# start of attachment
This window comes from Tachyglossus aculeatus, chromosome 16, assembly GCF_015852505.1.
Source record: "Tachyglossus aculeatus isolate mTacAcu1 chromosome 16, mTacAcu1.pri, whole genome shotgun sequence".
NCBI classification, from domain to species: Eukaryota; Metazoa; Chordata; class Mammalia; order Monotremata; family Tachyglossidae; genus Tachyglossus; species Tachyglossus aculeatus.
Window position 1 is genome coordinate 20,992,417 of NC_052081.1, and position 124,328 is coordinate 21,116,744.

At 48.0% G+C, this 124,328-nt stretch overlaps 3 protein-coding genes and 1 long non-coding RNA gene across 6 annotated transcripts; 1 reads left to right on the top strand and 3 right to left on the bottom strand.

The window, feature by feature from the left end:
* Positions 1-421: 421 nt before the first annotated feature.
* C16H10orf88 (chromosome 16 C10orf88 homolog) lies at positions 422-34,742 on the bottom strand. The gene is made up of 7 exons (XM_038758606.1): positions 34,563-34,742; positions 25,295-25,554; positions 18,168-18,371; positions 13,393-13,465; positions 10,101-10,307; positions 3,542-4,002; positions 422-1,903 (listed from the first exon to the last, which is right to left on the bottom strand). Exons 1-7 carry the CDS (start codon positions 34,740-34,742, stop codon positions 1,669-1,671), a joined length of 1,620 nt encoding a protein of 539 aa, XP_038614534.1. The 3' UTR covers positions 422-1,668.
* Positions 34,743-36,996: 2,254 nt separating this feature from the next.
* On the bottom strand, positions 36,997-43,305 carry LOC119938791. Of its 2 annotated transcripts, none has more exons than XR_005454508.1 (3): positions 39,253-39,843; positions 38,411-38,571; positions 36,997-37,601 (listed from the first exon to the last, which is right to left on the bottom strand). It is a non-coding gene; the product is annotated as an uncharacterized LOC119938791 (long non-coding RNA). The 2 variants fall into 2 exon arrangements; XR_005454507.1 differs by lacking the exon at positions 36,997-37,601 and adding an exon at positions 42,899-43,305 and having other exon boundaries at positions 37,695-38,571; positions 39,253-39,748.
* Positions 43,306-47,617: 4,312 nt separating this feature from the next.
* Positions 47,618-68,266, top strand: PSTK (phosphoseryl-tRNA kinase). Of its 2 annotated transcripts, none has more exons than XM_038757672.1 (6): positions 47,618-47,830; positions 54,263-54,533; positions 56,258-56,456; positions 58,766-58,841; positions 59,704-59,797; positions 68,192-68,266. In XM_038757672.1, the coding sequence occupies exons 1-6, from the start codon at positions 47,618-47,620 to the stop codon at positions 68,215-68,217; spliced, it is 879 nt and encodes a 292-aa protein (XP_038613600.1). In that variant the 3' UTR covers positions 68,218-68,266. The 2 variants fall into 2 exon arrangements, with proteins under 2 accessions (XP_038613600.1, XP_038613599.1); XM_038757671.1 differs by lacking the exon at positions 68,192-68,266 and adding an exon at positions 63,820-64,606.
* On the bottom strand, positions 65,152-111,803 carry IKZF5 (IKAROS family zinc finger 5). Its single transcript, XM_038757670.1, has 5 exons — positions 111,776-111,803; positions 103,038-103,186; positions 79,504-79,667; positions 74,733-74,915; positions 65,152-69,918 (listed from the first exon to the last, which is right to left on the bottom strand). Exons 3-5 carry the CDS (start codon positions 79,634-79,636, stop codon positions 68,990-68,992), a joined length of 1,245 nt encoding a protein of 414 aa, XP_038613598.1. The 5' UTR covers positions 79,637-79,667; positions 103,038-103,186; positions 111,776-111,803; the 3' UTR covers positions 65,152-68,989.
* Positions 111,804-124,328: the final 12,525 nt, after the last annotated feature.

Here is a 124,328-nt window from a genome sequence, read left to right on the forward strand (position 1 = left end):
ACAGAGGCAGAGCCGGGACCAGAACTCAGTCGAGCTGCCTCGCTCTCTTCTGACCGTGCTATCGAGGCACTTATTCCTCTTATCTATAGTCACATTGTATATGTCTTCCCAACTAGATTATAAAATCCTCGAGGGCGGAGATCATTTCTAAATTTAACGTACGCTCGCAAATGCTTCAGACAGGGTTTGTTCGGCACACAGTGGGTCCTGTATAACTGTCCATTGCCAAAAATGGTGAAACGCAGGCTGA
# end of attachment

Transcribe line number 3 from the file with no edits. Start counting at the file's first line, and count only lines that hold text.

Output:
NCBI classification, from domain to species: Eukaryota; Metazoa; Chordata; class Mammalia; order Monotremata; family Tachyglossidae; genus Tachyglossus; species Tachyglossus aculeatus.